The U.S. Department of Homeland Security has distributed over 1,200 Spanish language Bibles to illegal immigrant children and adults who are being detained by U.S. Border Patrol near Nogales, Arizona.
Largely from the Central American countries of Guatemala, Honduras and El Salvador, 1,000 people have received Bibles donated by the American Bible Society, along with 600 copies of "La Llave," an edition specifically written for youth. Publishing house Verbo Divino has also donated 200 copies of their Catholic Family Bible.
"This is definitely collaboration between multiple organizations," Matthew Kilmurry, director of marketing at the U.S. Conference of Catholic Bishops, told The Christian Post Tuesday. more >>
One of the primary critiques of religion popular among New Atheists and secularists generally is that it is arrogant and close-minded for any group to claim a monopoly on truth. The idea that a divine creator had a plan and ordered things a certain way, that he (or she, or it) revealed the Truth to an elect group and that all mankind will be judged by how closely they aligned their lives with the Truth... nothing could be more offensive to the secular progressive worldview. On the contrary, secular progressives claim the mantle of open-mindedness and tolerance. They understand that what feels true for some may not be true for others. They value individual perspective and individual experience and recognize that nothing in life – not morality or values or culture or lifestyle – is one-size-fits-all.
The tolerance that secular progressives boast, however, is little more than a hollow facade. There is nothing tolerant about the secular progressive worldview, and secular progressives are just as arrogant as the most self-righteous Holy Roller when it comes to their certainty that their version of "the Truth" is the correct one. Offenses against the established secular orthodoxy are increasingly met with a fiery scorn that would have shamed the most zealous of Puritans.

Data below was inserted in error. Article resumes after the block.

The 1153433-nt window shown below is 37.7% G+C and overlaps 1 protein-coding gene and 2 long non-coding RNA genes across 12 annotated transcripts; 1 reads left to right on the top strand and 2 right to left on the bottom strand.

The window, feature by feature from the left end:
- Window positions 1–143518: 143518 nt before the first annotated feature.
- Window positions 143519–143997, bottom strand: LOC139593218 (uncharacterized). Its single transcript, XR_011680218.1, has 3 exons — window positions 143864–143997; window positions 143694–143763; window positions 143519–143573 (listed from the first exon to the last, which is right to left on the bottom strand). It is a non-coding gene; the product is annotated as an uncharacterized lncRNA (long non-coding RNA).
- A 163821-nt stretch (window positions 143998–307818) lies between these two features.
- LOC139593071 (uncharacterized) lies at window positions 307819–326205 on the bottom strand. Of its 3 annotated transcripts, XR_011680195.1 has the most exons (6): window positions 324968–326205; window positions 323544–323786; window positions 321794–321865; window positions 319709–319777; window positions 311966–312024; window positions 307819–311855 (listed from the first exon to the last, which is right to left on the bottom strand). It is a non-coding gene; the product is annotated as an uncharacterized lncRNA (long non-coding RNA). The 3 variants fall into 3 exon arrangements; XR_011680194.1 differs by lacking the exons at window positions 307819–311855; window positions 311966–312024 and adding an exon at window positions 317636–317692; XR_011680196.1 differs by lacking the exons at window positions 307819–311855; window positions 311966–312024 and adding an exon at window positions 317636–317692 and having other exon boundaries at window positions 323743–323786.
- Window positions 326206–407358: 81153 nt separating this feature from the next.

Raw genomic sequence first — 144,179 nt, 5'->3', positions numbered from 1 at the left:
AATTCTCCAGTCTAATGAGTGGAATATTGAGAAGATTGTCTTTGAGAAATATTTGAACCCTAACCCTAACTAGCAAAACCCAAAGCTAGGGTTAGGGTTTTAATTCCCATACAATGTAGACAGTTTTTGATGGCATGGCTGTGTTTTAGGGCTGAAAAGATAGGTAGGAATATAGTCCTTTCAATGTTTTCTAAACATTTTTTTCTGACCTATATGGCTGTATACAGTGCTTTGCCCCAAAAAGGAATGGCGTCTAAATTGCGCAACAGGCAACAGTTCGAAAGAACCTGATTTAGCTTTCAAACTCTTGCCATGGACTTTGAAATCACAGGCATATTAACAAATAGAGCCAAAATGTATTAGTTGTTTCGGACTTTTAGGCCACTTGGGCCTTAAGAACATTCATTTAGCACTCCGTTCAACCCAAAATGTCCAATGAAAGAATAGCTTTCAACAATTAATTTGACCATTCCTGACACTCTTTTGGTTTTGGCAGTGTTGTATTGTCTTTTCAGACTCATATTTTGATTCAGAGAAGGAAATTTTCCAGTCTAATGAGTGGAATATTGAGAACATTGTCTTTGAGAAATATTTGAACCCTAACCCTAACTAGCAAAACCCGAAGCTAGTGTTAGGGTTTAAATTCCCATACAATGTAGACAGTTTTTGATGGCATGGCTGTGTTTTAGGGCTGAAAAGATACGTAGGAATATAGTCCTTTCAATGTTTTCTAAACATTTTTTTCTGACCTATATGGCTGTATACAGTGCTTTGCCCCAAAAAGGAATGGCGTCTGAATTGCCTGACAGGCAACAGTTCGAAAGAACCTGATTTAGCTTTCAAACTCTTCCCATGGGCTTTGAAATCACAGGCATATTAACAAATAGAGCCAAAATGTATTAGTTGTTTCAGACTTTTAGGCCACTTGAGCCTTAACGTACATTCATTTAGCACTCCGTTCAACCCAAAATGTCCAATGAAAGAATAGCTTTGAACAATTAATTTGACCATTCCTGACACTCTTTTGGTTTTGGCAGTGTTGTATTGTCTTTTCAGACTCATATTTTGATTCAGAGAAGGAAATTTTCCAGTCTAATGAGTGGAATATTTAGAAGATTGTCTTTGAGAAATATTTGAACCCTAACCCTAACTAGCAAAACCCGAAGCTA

First Things editor R.R. Reno recently addressed this issue in a short essay entitled The Bolshevik Moment. Drawing parallels from the revolutionary movement that transformed Russia after the fall of the Tsar in 1917, Reno observes: more >>
You know you've hit a sore spot when the Left starts screeching.
MSNBC host Rachel Maddow's producer, Steve Benen, just took a whack at the American Civil Rights Union's new booklet, The Truth About Jim Crow, which National Review Online writer John Fund wrote about in a recent column.
Benen cites a critique from the Atlanta Journal Constitution blogger Jay Bookman: "Jay Bookman took a closer look at the pamphlet Fund's piece was promoting, highlighting some of its more glaring errors of fact and judgment." more >>
The recent "botched" execution in Arizona sparked more debate about the death penalty. But if the execution ended in the murderer's death, then it was not botched. What did his victims endure?
The New York Times inadvertently committed journalism when it reported that approximately 12 recent studies have determined that the death penalty saves lives and serves as a deterrent. Some concluded that, for every execution, up to 18 murders are prevented.
I was once asked whether I was for or against capital punishment. The moderator knew the answer, but was shocked when I answered that I was against the electric chair. When he asked why, I said I was in favor of electric bleachers – until we get caught up. more >>
While two states have successfully banned conversion therapy for gay youth, a majority of state lagislatures have voted down bills that would implement such bans after hearing the testimonies of ex-gays who say they've benefitted from sexual orientation change therapy.
Proposed bans similar to California's and New Jersey's laws prohibiting sexual orientation change therapy, or SOCE, for minors have been voted down or withdrawn in Virginia, Illinois, Maryland, Minnesota, New York, Washington, Ohio, Florida, Wisconsin, Hawaii and Rhode Island.
This is the first in a five-part debate series on same-sex marriage between James W. Doig and Robert P. George. It originally appeared on The Witherspoon Institute's Public Discourse. You can read Part One here.
Thanks for agreeing to this exchange about the nature and meaning of marriage. My experience with exercises like this one, conducted in a spirit of friendship and goodwill, is that they lead to deeper understanding, even if the interlocutors do not achieve agreement. more >>